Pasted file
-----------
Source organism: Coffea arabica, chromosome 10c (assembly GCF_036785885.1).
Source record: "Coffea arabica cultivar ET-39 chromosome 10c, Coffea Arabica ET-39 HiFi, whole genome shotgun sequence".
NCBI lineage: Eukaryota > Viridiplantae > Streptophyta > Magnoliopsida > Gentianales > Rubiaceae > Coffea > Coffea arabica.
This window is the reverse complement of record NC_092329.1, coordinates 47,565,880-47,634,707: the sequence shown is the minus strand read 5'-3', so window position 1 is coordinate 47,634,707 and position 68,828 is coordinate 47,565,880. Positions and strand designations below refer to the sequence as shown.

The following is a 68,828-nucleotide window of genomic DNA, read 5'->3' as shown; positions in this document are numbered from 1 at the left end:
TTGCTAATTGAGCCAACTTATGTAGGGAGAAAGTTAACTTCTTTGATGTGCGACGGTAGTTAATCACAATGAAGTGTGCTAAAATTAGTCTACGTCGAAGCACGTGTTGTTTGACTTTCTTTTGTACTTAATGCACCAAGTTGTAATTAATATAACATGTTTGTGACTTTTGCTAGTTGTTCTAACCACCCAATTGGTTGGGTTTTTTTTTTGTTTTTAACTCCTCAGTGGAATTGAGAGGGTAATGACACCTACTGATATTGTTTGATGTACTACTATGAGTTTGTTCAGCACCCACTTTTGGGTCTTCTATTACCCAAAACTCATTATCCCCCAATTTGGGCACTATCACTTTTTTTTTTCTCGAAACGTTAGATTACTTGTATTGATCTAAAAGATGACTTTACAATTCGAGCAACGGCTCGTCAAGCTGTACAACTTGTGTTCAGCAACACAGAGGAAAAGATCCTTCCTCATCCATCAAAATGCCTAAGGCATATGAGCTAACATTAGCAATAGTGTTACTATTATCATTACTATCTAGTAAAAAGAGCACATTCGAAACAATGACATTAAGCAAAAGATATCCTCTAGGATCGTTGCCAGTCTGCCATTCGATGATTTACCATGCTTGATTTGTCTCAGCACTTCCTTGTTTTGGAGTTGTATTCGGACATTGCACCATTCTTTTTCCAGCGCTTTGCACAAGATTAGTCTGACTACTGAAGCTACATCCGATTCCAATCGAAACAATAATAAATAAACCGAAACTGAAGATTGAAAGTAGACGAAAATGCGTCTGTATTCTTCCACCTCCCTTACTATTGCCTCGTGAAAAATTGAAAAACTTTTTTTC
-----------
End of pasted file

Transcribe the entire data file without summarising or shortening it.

Source organism: Coffea arabica, chromosome 10c (assembly GCF_036785885.1).
Source record: "Coffea arabica cultivar ET-39 chromosome 10c, Coffea Arabica ET-39 HiFi, whole genome shotgun sequence".
NCBI lineage: Eukaryota > Viridiplantae > Streptophyta > Magnoliopsida > Gentianales > Rubiaceae > Coffea > Coffea arabica.
This window is the reverse complement of record NC_092329.1, coordinates 47,565,880-47,634,707: the sequence shown is the minus strand read 5'-3', so window position 1 is coordinate 47,634,707 and position 68,828 is coordinate 47,565,880. Positions and strand designations below refer to the sequence as shown.

The following is a 68,828-nucleotide window of genomic DNA, read 5'->3' as shown; positions in this document are numbered from 1 at the left end:
TTGCTAATTGAGCCAACTTATGTAGGGAGAAAGTTAACTTCTTTGATGTGCGACGGTAGTTAATCACAATGAAGTGTGCTAAAATTAGTCTACGTCGAAGCACGTGTTGTTTGACTTTCTTTTGTACTTAATGCACCAAGTTGTAATTAATATAACATGTTTGTGACTTTTGCTAGTTGTTCTAACCACCCAATTGGTTGGGTTTTTTTTTTGTTTTTAACTCCTCAGTGGAATTGAGAGGGTAATGACACCTACTGATATTGTTTGATGTACTACTATGAGTTTGTTCAGCACCCACTTTTGGGTCTTCTATTACCCAAAACTCATTATCCCCCAATTTGGGCACTATCACTTTTTTTTTTCTCGAAACGTTAGATTACTTGTATTGATCTAAAAGATGACTTTACAATTCGAGCAACGGCTCGTCAAGCTGTACAACTTGTGTTCAGCAACACAGAGGAAAAGATCCTTCCTCATCCATCAAAATGCCTAAGGCATATGAGCTAACATTAGCAATAGTGTTACTATTATCATTACTATCTAGTAAAAAGAGCACATTCGAAACAATGACATTAAGCAAAAGATATCCTCTAGGATCGTTGCCAGTCTGCCATTCGATGATTTACCATGCTTGATTTGTCTCAGCACTTCCTTGTTTTGGAGTTGTATTCGGACATTGCACCATTCTTTTTCCAGCGCTTTGCACAAGATTAGTCTGACTACTGAAGCTACATCCGATTCCAATCGAAACAATAATAAATAAACCGAAACTGAAGATTGAAAGTAGACGAAAATGCGTCTGTATTCTTCCACCTCCCTTACTATTGCCTCGTGAAAAATTGAAAAACTTTTTTTC